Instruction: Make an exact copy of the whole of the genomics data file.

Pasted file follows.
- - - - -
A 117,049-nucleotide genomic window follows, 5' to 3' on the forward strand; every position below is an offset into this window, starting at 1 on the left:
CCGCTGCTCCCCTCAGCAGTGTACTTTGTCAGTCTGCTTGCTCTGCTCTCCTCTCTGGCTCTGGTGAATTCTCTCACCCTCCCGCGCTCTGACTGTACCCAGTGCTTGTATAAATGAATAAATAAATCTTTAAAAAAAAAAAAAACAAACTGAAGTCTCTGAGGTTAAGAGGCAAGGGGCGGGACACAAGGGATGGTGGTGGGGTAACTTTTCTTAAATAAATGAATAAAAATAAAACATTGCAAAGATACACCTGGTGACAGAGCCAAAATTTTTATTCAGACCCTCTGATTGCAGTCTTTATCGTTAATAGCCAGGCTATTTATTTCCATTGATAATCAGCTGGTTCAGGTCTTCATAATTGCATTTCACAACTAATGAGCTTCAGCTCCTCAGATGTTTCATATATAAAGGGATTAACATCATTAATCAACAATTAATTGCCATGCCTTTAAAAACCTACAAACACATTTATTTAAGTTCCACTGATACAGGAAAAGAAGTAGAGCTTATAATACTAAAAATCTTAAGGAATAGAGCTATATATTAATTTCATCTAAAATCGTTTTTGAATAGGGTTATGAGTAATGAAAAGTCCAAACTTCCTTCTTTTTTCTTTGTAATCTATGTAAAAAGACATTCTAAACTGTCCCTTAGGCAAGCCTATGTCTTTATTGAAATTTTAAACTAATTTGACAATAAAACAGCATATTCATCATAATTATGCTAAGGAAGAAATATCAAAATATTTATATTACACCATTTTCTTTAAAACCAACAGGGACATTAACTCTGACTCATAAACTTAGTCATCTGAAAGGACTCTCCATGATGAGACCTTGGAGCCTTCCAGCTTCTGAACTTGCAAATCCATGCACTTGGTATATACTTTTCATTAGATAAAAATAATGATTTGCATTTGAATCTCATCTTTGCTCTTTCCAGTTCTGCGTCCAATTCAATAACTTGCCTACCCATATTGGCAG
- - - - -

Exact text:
A 117,049-nucleotide genomic window follows, 5' to 3' on the forward strand; every position below is an offset into this window, starting at 1 on the left:
CCGCTGCTCCCCTCAGCAGTGTACTTTGTCAGTCTGCTTGCTCTGCTCTCCTCTCTGGCTCTGGTGAATTCTCTCACCCTCCCGCGCTCTGACTGTACCCAGTGCTTGTATAAATGAATAAATAAATCTTTAAAAAAAAAAAAAACAAACTGAAGTCTCTGAGGTTAAGAGGCAAGGGGCGGGACACAAGGGATGGTGGTGGGGTAACTTTTCTTAAATAAATGAATAAAAATAAAACATTGCAAAGATACACCTGGTGACAGAGCCAAAATTTTTATTCAGACCCTCTGATTGCAGTCTTTATCGTTAATAGCCAGGCTATTTATTTCCATTGATAATCAGCTGGTTCAGGTCTTCATAATTGCATTTCACAACTAATGAGCTTCAGCTCCTCAGATGTTTCATATATAAAGGGATTAACATCATTAATCAACAATTAATTGCCATGCCTTTAAAAACCTACAAACACATTTATTTAAGTTCCACTGATACAGGAAAAGAAGTAGAGCTTATAATACTAAAAATCTTAAGGAATAGAGCTATATATTAATTTCATCTAAAATCGTTTTTGAATAGGGTTATGAGTAATGAAAAGTCCAAACTTCCTTCTTTTTTCTTTGTAATCTATGTAAAAAGACATTCTAAACTGTCCCTTAGGCAAGCCTATGTCTTTATTGAAATTTTAAACTAATTTGACAATAAAACAGCATATTCATCATAATTATGCTAAGGAAGAAATATCAAAATATTTATATTACACCATTTTCTTTAAAACCAACAGGGACATTAACTCTGACTCATAAACTTAGTCATCTGAAAGGACTCTCCATGATGAGACCTTGGAGCCTTCCAGCTTCTGAACTTGCAAATCCATGCACTTGGTATATACTTTTCATTAGATAAAAATAATGATTTGCATTTGAATCTCATCTTTGCTCTTTCCAGTTCTGCGTCCAATTCAATAACTTGCCTACCCATATTGGCAG